A series of new publications from St. Petersburg, Moscow, and provincial Belarus all give thought to the slimmest of differences between matters "cosmic and comic."
Four recent publications from solo artists in both Russian jazz and pop music are dedicated to themes of individual effort––and the related risks thereof.
Four dancefloor recordings, from very different locations in Russia and Lithuania, are linked by a sense of troubling, yet productive worry.
Faith is an integral part of Moscow's Gayana project, whose members are both grateful and committed to God. Other beliefs, however, transpire in releases from Ukrainian and Latvian musicians this week.
The Ukrainian outfit known as Pur:Pur have just published five new songs, dedicated to issues of simplicity and amity. The inspiration for kindness today comes from a brief Soviet cartoon of 1976.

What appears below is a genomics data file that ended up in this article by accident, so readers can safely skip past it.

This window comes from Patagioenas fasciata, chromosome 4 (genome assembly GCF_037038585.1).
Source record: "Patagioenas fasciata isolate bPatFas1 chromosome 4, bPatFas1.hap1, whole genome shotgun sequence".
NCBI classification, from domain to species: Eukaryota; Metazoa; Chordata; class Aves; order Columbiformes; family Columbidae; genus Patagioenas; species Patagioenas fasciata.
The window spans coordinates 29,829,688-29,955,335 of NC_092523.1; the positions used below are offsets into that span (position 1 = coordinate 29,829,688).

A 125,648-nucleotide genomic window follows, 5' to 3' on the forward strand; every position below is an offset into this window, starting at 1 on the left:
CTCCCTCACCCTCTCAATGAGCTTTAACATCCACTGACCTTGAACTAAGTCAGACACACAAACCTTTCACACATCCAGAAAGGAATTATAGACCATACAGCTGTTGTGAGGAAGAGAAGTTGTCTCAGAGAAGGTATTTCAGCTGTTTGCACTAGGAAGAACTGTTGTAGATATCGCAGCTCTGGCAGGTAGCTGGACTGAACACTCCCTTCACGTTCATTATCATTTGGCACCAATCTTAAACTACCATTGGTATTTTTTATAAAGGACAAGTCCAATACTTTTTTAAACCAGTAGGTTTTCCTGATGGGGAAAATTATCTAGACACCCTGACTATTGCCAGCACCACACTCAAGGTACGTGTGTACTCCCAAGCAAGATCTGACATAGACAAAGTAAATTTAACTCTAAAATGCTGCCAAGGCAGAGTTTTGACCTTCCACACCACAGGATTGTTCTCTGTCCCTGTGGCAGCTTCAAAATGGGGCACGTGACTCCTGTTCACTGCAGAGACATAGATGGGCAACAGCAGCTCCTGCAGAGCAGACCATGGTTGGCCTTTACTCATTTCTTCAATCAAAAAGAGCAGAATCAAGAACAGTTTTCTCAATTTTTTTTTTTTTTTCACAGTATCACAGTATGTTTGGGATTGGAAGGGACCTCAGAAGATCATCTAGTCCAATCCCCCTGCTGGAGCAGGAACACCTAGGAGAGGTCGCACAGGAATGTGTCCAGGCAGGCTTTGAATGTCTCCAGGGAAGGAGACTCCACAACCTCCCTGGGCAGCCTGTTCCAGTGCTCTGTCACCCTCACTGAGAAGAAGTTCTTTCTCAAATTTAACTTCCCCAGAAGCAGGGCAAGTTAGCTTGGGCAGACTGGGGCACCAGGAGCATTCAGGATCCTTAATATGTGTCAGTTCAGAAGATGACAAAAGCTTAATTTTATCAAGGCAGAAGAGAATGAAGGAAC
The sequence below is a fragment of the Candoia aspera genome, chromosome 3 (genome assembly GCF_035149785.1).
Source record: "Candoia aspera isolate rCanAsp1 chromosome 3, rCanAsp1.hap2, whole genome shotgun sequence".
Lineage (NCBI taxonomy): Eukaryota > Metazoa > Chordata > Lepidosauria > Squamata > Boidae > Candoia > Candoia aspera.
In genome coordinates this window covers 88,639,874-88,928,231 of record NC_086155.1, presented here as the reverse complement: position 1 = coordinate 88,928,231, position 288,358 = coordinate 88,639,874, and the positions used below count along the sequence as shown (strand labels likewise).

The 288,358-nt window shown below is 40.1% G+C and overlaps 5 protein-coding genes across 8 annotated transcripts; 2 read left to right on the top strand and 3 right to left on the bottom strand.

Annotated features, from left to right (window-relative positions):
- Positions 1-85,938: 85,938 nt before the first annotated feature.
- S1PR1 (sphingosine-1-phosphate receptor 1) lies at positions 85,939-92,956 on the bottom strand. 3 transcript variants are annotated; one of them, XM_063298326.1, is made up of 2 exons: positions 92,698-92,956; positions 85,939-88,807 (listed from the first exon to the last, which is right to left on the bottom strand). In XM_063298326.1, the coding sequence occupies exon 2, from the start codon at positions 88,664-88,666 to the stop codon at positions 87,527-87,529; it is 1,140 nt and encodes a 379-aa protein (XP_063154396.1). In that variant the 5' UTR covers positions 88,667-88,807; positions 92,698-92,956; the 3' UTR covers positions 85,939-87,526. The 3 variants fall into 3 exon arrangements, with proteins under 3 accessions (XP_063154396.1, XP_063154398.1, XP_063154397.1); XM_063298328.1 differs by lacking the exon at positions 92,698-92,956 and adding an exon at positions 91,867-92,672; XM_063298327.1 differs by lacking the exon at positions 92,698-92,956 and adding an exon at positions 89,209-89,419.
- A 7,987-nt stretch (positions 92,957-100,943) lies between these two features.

Several beatmakers in and around the Moscow DOPE90 collective are working hard to resurrect the sound of 90s' boom bap. The main reason they sample old US instrumentals is found at home.
Against the backdrop of recent geopolitical events, one might understand why minorism would have a marked appeal. Four collectives from Russia, Ukraine, and Estonia place smallness front and center.
Two new releases from FFM originate in distant places: Novosibirsk and the Kola Peninsula, above the Arctic Circle. In both cases, the musicians' address brings more benefit than inconvenience.
Two new releases from FFM originate in Moscow and Kiev. A couple of solo performers travel parallel trajectories from self-doubt to a less disconcerting state, somewhere on the edge of aspiration.
Moscow's Anton Maskeliade has published recordings of his "Street Studio," in which passers-by are invited to perform whatever they want. These levels of social optimism are not widely shared.